There have been no songs written about small flat bottoms, and for good reason. It’s because it takes a nice set of big round glutes to get the world singing.

To work your glutes effectively, you first must understand how they work and what purpose they serve, other than to fill a pair of apple bottom jeans.

There are 3 glute muscles that make up the glute family – the Gluteus Maximus, the Gluteus Medius, and the Gluteus Minimus, and it’s important to know the function of each, how they work together and which exercises are best to grow them.

Gluteus Maximus: This is the biggest of the Gluteal family, and is considered one of the strongest muscles in the body. Its main function is extension and external rotation of the hip. The upper fibres assist in abduction, and the lower fibres assist in adduction. This is the muscle that sits closest to the surface and is most responsible for the shape of your behind.

Gluteus Medius: The Gluteus Medius’ main function is Abduction of the hip. It’s anterior fibres (front fibres) aid in internal rotation, and it’s posterior fibres (back fibres) aid in external rotation.

Gluteus Minimus: As its name implies, this is the smallest of the gluteal muscles and lies deep to the other two (underneath). It is responsible for abduction and flexion of the hip as well as internal rotation.

When working together, they all assist in stabilizing the pelvis and hip, and play an important role in maintaining your balance.

So now that we know all of this, what are the best exercises to do to strengthen and shape that derriere? Logic would say to utilise exercises that replicate the movements the glutes are designed to do. Which are as follows:

1. Box Squat

Now I know what you’re thinking – what about ass to grass? Regular squats are good for the butt, but only a small portion of the movement targets that area, and in all honesty, not enough people get low enough for there to be enough benefit. It’s a quad dominant motion and is better used for building the legs. Box Squats are the one squat movement that is primarily posterior chain. When you do the box squat correctly, you are using a wide stance, leaning forward and sitting back hard (like you’re trying to push open a door with your butt), which puts the posterior chain into full stretch.

It’s important when sitting on the box, that you do not lose tension of the muscle – so don’t sit down fully. Maintain tension of the legs and hips, and make sure to keep the bar over your toes. You will have an arched back and will be leaning forward at the hips. It’s also important not to rock back in the squat when initiating the upward movement – this will dis-align the bar from your toes and increase compressive forces on the lower back. Regular wide stance squats are also good, but not as good as box squats.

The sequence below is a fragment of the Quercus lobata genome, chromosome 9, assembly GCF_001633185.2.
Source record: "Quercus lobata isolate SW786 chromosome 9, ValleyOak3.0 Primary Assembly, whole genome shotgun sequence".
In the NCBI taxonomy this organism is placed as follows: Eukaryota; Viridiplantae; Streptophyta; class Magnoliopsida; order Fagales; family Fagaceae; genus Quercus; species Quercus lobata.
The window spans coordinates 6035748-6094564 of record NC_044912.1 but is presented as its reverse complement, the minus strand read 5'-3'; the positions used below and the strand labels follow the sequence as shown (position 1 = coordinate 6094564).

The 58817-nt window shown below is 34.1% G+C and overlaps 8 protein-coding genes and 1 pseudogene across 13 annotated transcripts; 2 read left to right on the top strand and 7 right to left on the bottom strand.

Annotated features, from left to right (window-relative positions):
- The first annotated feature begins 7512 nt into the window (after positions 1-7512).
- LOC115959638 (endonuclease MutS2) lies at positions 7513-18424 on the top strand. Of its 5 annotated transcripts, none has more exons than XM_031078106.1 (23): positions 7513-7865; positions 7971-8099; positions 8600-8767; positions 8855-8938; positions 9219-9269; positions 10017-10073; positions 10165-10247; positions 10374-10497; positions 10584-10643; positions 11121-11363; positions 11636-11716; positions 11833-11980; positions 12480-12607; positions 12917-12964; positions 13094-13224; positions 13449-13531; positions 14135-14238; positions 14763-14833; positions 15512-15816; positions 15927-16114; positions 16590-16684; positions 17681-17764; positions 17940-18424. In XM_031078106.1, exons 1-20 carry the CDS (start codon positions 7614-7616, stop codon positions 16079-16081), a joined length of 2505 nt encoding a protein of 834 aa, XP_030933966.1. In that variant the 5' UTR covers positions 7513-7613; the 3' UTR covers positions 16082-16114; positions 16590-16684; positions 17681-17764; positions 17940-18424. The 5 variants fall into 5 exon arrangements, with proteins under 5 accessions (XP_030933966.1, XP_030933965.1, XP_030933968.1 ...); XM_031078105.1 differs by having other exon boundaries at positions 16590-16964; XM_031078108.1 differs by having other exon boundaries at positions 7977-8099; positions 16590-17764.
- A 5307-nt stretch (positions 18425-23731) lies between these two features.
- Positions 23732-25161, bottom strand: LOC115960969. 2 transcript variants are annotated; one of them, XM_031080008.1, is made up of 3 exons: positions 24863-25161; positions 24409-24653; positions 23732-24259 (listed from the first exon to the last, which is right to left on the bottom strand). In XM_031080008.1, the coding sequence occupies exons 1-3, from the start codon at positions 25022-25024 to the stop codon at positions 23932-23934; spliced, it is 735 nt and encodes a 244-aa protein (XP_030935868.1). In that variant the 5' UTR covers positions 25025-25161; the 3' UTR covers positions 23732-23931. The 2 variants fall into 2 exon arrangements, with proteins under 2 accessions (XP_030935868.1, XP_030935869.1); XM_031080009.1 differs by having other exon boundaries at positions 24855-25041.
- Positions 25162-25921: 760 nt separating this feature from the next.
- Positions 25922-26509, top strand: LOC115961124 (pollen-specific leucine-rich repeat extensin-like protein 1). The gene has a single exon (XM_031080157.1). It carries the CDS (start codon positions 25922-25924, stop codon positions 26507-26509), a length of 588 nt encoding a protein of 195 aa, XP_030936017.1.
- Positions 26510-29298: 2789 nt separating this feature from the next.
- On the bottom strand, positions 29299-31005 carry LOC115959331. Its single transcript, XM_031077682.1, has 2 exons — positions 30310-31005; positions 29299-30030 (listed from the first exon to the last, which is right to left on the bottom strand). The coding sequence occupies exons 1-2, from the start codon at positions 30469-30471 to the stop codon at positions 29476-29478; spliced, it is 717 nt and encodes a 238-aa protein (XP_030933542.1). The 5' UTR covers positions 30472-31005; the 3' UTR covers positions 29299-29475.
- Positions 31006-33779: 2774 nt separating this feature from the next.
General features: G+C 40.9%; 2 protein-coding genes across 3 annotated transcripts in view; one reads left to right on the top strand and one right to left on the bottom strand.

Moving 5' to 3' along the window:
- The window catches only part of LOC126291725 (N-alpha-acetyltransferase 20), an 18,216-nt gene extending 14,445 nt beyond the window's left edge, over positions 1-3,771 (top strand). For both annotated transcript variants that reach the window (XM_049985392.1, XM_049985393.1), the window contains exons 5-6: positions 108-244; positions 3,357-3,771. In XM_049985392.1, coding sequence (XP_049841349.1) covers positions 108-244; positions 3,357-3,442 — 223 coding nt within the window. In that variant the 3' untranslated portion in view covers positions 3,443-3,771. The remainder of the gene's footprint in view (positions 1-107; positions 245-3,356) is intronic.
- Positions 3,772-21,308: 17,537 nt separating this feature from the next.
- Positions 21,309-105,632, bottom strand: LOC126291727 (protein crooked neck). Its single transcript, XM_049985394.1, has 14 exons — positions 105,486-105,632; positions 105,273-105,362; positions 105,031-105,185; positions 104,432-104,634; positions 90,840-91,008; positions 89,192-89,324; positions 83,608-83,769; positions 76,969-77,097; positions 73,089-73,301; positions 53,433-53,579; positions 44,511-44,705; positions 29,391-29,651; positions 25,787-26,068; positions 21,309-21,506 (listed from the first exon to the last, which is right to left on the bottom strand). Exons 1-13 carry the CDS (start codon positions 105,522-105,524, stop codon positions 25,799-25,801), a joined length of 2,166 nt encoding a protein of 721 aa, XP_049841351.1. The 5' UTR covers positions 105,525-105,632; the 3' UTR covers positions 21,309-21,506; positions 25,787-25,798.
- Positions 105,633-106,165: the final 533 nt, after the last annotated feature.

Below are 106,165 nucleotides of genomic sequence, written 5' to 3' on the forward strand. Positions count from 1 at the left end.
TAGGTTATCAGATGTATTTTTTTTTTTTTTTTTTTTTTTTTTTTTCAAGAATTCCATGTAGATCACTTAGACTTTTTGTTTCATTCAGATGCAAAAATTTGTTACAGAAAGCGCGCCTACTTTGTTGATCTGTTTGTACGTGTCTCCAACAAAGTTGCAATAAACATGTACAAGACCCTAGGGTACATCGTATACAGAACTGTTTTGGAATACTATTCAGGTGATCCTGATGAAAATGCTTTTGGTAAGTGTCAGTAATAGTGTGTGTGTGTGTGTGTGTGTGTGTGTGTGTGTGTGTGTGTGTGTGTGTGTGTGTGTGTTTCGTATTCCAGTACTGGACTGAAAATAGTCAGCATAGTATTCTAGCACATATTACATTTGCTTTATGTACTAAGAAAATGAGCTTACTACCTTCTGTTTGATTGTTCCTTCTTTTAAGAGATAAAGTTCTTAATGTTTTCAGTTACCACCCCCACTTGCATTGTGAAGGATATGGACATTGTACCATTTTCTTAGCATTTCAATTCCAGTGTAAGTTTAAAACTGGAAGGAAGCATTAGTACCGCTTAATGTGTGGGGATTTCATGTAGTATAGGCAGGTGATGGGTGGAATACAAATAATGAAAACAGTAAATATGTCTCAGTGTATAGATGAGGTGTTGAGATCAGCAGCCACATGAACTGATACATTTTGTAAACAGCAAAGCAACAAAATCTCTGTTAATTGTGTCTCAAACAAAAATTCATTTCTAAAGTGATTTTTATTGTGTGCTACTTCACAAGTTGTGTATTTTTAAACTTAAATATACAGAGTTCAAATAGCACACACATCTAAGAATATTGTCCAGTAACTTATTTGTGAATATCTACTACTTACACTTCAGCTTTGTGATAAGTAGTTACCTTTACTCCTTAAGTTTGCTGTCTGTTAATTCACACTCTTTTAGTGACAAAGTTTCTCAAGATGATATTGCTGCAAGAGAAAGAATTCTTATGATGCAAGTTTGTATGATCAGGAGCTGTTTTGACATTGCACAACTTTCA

2. Deep forward leaning lunge

A lot of people out there are taught not to let the knee travel over the toes in a lunge. If you are one of these people, I want you to forget you ever learnt that. A lot of motions we use in every day activities entail the knee passing over the toe, so it would be silly not to strengthen that movement.

Keeping the knee 90 degrees behind the toe increases sheer force, so puts your knee in a position to be more easily damaged. In the forward leaning lunge, it is the same concept as the box squat. At the bottom of the movement, you are putting the glutes in a maximal stretch, and you are predominately using your glutes to get out of the bottom position. To do the forward leaning lunge correctly, you will take a big step forward (think train tracks, not tight rope). You will lean forward at the hip, and stay leaning forward the entire time.

3. Supine Hip Extension

This helps to hit the glutes in range – meaning it works the muscles at the end range of contraction, and it works them maximally. To set up for this exercise, lay your upper back across a bench, and have your feet shoulder width apart, with your toes pointing 45 degrees out. When executing the Supine Hip Extension, it is important not to hyperextend, so make sure you stop 10-15 degrees short of lock out, and focus on squeezing the butt.

If you go too high in the movement, you are putting strain on your lower back, and not hitting the glute muscles like they need to be hit for optimal results. It’s always good to use a 1-2 second hold at the top of the movement. It’s also good practice to use bands with this exercise – so take a small exercise band, loop it around the outside of your knees so as you do the movement, you need to push your knees out which will cause the glutes to fire harder. This movement is also really good as a warm up to a lower body workout.

To put these exercises into a killer glute workout, try the following routine:

A. Box Squats, 5 sets of 8-10 reps. Pause 2 seconds on the box (remembering NOT to loose tension). Rest 180 seconds between sets. Make sure the weight you use is heavy enough to struggle on the last 1-2 reps.

B. Lean Forward Walking Lunge, 4 sets of 10-12 reps (per leg). Rest 90 seconds between sets. Use dumbbells as weights for this exercise.

C. Supine Hip Extension, 3 sets of 12-15 with a 2 second hold at the top and a 75 second rest between sets. Make sure you really focus on the glutes in this exercise and really use the mind muscle connection.

Correct technique is key when working the glutes, so make sure you get that correct before getting heavy with the weights. Once you have technique sorted, and you add the above exercises into your workouts, your glutes will be song worthy in no time.